How to optimize the sport-study in Geneva for team sports, taking as a benchmark the educational system of different football academies in Europe ?

Mulhauser, Caroline ; Sterchi, Kurt (Dir.)

Mémoire de bachelor : Haute école de gestion de Genève, 2016 ; TDIBM 11.

Today, in Geneva (and in Switzerland), practicing a sport at a professional level, and continuing the studies, is something difficult to combine. Not all the young athletes, playing in an Elite Team, have the possibility to follow an adaptable sport-study program. The main problem that the sport-study is currently encountering is a question of budget. That’s why only the young athletes with a... More

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    Summary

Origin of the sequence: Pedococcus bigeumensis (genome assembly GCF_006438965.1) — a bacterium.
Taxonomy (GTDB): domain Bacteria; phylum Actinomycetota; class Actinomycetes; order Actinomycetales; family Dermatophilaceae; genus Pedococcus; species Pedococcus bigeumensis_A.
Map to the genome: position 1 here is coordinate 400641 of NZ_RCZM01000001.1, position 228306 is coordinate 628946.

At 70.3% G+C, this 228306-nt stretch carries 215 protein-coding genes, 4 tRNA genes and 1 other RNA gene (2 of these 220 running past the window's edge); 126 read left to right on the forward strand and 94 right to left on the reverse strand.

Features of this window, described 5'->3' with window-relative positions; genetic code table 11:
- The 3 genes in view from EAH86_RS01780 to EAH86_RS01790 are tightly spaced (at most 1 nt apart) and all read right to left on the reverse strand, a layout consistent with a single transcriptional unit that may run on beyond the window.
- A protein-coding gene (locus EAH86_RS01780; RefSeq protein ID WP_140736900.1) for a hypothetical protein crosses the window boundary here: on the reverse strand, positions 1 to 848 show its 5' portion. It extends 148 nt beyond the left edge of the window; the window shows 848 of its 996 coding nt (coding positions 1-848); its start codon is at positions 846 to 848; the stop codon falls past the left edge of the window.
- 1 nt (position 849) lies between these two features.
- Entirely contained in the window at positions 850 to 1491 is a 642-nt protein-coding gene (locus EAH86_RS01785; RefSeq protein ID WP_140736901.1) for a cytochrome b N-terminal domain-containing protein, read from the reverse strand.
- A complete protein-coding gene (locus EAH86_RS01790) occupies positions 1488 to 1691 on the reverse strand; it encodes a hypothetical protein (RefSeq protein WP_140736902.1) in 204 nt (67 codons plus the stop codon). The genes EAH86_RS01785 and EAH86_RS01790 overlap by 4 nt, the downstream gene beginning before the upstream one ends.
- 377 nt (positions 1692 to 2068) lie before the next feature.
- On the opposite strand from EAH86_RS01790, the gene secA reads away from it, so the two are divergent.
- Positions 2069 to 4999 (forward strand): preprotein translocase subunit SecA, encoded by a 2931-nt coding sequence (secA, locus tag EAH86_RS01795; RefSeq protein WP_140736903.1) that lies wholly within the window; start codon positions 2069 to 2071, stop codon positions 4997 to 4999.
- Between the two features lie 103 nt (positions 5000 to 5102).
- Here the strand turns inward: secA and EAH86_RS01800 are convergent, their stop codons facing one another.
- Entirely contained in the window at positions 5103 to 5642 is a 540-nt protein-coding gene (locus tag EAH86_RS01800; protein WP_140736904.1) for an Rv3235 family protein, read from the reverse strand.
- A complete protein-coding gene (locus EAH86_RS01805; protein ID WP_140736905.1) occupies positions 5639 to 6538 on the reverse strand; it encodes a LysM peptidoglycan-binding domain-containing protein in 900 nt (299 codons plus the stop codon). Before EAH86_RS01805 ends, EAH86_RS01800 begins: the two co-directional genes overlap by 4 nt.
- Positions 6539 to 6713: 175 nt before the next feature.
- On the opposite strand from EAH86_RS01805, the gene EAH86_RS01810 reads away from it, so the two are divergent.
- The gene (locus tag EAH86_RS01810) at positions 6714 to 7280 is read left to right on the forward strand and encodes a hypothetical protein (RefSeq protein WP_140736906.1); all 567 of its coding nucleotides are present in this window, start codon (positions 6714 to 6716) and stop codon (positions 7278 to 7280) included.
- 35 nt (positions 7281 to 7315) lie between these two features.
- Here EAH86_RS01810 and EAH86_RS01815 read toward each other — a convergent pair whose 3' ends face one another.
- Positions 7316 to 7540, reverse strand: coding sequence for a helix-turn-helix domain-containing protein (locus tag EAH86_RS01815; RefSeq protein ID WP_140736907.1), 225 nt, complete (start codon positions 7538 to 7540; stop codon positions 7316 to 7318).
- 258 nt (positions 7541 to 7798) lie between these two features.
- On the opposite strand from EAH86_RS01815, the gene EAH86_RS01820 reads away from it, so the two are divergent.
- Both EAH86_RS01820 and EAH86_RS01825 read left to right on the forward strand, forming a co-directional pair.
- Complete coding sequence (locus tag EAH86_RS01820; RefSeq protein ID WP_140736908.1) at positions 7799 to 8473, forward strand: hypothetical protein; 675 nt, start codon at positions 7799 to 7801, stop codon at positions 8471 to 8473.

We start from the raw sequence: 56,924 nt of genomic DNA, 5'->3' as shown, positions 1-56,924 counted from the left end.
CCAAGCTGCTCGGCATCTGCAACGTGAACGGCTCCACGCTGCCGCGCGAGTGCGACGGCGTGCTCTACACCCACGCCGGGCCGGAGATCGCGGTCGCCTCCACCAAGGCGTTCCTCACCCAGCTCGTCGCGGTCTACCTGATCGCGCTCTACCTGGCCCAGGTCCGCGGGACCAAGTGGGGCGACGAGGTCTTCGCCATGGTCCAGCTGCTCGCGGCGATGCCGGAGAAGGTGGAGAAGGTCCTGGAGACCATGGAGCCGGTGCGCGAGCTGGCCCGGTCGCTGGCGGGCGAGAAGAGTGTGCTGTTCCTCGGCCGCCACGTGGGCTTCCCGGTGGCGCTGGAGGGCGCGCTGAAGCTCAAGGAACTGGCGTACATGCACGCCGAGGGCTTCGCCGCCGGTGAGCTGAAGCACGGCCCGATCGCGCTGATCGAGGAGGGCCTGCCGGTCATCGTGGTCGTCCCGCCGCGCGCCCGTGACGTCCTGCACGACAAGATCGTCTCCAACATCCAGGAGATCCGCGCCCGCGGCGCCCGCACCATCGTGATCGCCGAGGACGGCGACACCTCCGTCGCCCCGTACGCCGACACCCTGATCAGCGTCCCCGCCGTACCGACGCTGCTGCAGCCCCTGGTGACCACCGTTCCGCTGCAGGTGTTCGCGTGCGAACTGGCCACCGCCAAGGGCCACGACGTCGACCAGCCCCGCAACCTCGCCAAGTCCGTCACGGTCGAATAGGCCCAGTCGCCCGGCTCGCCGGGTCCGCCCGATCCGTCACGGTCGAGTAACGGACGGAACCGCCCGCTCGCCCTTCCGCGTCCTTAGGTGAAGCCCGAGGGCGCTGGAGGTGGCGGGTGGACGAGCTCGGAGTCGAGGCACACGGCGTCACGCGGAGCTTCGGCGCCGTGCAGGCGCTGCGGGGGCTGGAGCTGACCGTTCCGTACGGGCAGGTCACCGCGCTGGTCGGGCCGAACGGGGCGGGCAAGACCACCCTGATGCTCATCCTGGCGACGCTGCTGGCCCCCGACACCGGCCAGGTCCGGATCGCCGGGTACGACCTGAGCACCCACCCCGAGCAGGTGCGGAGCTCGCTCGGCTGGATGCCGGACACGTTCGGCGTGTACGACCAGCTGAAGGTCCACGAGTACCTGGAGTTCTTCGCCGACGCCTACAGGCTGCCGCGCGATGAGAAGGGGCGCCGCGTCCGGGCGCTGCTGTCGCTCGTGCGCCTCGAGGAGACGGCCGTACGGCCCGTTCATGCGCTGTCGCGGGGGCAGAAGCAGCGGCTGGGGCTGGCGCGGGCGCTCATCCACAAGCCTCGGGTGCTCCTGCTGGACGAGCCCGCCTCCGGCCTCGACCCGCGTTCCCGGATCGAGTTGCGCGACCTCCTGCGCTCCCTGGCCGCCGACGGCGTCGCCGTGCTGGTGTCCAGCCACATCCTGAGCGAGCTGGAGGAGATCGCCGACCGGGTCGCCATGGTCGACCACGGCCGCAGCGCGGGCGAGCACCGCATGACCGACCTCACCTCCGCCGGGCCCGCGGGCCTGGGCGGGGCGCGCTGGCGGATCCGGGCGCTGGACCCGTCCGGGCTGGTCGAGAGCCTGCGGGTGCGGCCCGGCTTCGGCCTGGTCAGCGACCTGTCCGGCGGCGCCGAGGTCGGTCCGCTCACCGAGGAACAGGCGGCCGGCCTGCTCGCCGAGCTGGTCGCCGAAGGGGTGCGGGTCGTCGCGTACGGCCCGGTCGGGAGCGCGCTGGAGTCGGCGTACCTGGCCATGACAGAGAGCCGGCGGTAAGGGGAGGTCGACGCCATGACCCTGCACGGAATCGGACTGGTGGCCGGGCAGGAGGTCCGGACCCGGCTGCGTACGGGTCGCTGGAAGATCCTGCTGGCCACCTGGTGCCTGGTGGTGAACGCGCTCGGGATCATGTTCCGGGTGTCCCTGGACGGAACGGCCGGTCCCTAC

Today, in Geneva (and in Switzerland), practicing a sport at a professional level, and continuing the studies, is something difficult to combine. Not all the young athletes, playing in an Elite Team, have the possibility to follow an adaptable sport-study program. The main problem that the sport-study is currently encountering is a question of budget. That’s why only the young athletes with a “Swiss Olympic Talent Card” can accede to the post-mandatory school in the sport study program. However it is interesting to see that in Geneva (during the year 2012-2013), 732 young athletes had a Swiss Olympic Talent Card. Out of these 732 young people, 79 are enrolled in a secondary school in the sport study program, and 77 in the post-mandatory, which represent 21% of all the holders of the Swiss Olympic Talent Card. What are the other 79% doing? In order to compare the different educational system within sport organization it is easier to take into account only one specific sport. In this thesis, football will be the benchmark. Football is the most popular and accessible sport. Even if Switzerland does not have the most followed Championship, the country is one of the best in terms of promoting new generations of players and has a high potential of young talents. Between 28% and 36% of the players in the Swiss Championships (Super League and Challenge League) are under 21 years old. These numbers demonstrate the quality of the football development in Switzerland. However too many young players are quitting school because of a lack of measures that would enable them to combine their sport with their studies. The question this thesis will try to answer is how to optimize the sport-study in Geneva for team sports in order to enable the young athletes to combine their passion, and their future reconversion. This thesis will concentrate on three football academies in Europe: Crystal Palace FC in England, The Olympique Lyonnais in France, and Servette FC in Switzerland. The goal is to analyse what and how things are done abroad, and to give recommendations to improve the current measures in Geneva.